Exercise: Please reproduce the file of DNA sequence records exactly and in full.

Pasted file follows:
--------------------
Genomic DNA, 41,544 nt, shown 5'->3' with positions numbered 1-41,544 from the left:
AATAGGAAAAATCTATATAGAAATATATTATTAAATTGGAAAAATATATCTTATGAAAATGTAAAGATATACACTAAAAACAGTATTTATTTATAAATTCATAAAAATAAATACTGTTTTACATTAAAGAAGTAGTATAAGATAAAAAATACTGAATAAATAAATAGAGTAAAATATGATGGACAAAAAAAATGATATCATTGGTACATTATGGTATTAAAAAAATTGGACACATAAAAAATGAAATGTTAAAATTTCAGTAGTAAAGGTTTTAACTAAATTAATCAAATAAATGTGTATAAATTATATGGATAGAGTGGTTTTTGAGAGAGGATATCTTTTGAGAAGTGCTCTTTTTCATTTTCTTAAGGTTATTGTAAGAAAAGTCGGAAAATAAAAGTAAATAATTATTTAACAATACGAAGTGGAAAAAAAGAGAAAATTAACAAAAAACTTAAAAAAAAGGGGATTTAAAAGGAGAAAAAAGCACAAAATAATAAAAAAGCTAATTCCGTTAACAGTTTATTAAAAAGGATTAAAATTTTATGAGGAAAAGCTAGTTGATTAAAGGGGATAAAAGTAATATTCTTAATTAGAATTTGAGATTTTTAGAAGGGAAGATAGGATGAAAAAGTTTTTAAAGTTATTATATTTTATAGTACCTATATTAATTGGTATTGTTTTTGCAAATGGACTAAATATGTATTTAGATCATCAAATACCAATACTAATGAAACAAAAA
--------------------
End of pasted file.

Genomic DNA, 41,544 nt, shown 5'->3' with positions numbered 1-41,544 from the left:
AATAGGAAAAATCTATATAGAAATATATTATTAAATTGGAAAAATATATCTTATGAAAATGTAAAGATATACACTAAAAACAGTATTTATTTATAAATTCATAAAAATAAATACTGTTTTACATTAAAGAAGTAGTATAAGATAAAAAATACTGAATAAATAAATAGAGTAAAATATGATGGACAAAAAAAATGATATCATTGGTACATTATGGTATTAAAAAAATTGGACACATAAAAAATGAAATGTTAAAATTTCAGTAGTAAAGGTTTTAACTAAATTAATCAAATAAATGTGTATAAATTATATGGATAGAGTGGTTTTTGAGAGAGGATATCTTTTGAGAAGTGCTCTTTTTCATTTTCTTAAGGTTATTGTAAGAAAAGTCGGAAAATAAAAGTAAATAATTATTTAACAATACGAAGTGGAAAAAAAGAGAAAATTAACAAAAAACTTAAAAAAAAGGGGATTTAAAAGGAGAAAAAAGCACAAAATAATAAAAAAGCTAATTCCGTTAACAGTTTATTAAAAAGGATTAAAATTTTATGAGGAAAAGCTAGTTGATTAAAGGGGATAAAAGTAATATTCTTAATTAGAATTTGAGATTTTTAGAAGGGAAGATAGGATGAAAAAGTTTTTAAAGTTATTATATTTTATAGTACCTATATTAATTGGTATTGTTTTTGCAAATGGACTAAATATGTATTTAGATCATCAAATACCAATACTAATGAAACAAAAA